A view of the Seattle’s International District from Columbia Tower. • Photo by Travis Quezon
A view of the Seattle’s International District from Columbia Tower. • Photo by Travis Quezon

The following is an announcement from the Washington Department of Ecology:

The Washington Department of Ecology announced that a two-block site in Seattle’s International District can come off the state’s contaminated sites list because, according to the department, it now meets state standards for protecting public health and the environment.

Buildings erected on the property since the mid-1990’s cleanup now house a health clinic, library branch, businesses, residential units and a community center.

King County Metro Transit cleaned up contaminated soil and groundwater at its former facility at 802 S. Dearborn St. The Seattle Chinatown International District Preservation and Development Authority then purchased and redeveloped the property.

“This is a highly satisfying milestone,” said Ecology’s Maura O’Brien in a statement. O’Brien oversaw the property’s entire cleanup. “Washington’s cleanup process helped transform a contaminated site into one of the keystones of the International District’s overall redevelopment.”

The Department of Ecology is seeking public comment until November 16 on three proposed steps that would formally close the cleanup process for the site:

  • Removing the property from the state’s Hazardous Sites List.
  • Withdrawing a 21-year-old legal agreement between Ecology and Metro called a consent decree, filed in King County Superior Court.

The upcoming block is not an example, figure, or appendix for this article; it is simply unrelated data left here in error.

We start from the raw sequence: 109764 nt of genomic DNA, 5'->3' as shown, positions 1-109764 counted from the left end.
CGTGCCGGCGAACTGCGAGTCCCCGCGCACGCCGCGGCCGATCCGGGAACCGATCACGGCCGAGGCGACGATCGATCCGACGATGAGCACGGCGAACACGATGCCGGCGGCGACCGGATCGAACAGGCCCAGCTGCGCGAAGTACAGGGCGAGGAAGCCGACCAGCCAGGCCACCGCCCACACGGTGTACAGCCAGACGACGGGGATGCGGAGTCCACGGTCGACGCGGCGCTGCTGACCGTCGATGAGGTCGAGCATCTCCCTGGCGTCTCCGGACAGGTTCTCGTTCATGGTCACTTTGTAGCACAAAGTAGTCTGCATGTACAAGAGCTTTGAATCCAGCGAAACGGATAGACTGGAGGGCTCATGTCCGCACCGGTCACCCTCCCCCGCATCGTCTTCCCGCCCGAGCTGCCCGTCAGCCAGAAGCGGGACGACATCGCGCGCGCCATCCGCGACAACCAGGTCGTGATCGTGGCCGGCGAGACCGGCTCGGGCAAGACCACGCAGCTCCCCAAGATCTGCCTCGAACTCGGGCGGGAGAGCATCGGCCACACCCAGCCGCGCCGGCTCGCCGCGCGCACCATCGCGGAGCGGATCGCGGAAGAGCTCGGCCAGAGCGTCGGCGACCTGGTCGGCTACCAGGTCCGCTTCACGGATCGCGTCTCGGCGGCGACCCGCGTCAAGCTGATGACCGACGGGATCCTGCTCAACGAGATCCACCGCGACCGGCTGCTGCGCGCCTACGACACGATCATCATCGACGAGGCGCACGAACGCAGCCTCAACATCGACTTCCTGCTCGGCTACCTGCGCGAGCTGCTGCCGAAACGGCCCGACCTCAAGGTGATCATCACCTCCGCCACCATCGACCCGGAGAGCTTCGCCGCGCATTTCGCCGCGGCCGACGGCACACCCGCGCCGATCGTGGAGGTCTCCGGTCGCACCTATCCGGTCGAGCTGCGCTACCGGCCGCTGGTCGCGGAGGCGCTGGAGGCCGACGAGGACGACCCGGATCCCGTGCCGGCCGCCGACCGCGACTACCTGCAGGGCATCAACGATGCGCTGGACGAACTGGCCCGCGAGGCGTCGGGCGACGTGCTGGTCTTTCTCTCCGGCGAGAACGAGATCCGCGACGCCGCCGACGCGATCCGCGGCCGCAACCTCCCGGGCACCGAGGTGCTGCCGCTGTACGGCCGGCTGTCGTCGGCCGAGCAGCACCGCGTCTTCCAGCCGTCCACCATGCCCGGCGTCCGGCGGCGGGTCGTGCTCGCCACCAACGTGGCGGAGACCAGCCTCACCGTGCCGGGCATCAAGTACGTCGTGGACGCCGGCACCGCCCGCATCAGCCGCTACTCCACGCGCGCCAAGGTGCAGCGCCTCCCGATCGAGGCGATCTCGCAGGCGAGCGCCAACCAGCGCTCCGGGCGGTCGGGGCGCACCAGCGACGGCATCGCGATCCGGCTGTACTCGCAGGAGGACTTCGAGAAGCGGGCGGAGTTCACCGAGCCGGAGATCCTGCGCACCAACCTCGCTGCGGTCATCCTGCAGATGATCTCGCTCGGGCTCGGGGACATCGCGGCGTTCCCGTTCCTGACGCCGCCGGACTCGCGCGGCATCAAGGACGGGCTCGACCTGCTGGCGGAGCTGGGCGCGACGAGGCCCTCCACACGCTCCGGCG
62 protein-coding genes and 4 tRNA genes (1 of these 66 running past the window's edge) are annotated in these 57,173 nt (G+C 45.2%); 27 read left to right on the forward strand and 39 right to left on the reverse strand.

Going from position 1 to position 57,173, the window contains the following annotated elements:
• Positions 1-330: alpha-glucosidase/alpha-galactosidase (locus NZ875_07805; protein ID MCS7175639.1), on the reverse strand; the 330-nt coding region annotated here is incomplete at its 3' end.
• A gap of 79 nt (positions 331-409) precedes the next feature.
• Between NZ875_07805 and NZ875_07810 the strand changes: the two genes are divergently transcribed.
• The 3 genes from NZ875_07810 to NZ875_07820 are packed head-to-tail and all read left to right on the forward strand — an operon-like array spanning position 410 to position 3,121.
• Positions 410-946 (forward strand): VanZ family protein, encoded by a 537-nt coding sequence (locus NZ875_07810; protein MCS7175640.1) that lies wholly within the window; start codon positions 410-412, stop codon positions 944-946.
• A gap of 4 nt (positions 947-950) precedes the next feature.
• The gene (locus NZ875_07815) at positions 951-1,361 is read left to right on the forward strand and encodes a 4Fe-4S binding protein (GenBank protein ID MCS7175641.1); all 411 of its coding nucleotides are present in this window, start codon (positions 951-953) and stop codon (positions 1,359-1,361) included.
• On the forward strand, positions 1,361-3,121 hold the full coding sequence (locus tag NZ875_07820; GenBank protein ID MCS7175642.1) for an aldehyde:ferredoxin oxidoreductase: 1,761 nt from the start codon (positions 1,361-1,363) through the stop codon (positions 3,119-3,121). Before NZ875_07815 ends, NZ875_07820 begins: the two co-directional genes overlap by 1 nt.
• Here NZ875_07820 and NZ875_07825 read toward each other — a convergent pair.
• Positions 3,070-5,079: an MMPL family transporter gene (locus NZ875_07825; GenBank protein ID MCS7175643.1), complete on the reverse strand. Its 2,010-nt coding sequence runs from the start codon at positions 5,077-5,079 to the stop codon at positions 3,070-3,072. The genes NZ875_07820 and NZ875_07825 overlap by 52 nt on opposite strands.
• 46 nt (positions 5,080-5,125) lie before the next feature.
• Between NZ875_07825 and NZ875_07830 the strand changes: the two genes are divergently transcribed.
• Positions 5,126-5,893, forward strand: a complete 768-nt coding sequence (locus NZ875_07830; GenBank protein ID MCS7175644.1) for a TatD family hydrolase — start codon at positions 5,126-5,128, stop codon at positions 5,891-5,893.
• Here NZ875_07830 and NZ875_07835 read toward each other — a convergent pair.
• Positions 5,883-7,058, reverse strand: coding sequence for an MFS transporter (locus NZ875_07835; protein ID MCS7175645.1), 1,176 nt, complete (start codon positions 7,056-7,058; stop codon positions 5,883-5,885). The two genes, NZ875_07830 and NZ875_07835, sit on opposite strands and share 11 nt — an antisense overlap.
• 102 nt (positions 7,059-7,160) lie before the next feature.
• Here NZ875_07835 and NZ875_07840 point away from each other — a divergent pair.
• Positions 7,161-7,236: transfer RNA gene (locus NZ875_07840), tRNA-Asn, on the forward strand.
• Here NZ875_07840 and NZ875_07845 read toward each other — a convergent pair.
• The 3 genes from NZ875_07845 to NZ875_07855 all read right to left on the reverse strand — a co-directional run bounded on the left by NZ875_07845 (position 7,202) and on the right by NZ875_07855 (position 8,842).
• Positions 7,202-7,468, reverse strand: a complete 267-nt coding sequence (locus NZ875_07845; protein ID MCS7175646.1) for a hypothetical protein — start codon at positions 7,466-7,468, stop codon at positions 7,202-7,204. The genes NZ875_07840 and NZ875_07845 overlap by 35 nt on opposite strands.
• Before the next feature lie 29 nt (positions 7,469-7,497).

• Removing a covenant from the property’s deed that required groundwater monitoring.

The facility had been used by Metro and a previous owner for fueling, parking and maintaining buses. Metro bought the site in 1974. The county agency signed the consent decree with Ecology in 1994. Metro demolished buildings on the site, then removed 12,240 tons of petroleum-contaminated soil and operated a system to treat groundwater and deep soil in 1995-96.

The Department of Ecology said it determined that low contaminant levels remaining in the groundwater required long-term monitoring to confirm that it would dissipate through natural processes. By 2012, data from the monitoring showed that this had been achieved.

Information and documents related to Ecology’s proposals may be found at:

  • http://www.ecy.wa.gov/
  • Seattle Public Library, Central Branch, 1000 4th Ave.
  • Seattle Public Library, International District Branch, 713 8th Ave. S.
  • IDEA Space, Bush Asia Center, 409 Maynard Ave. S. Plaza Level, Seattle.
  • Ecology’s Northwest Regional Office, 3190 160th Ave. SE., Bellevue, by appointment: 425-649-7190 or [email protected]

To comment or ask technical questions, please contact Maura O’Brien, Ecology site manager at [email protected]; Department of Ecology, 3190 160th Ave. SE, Bellevue, WA 98008; (425) 649-7249 (for questions only; phone comments cannot be placed into the record.)

The Department of Ecology said it will consider all comments before making a final decision on its proposed actions.

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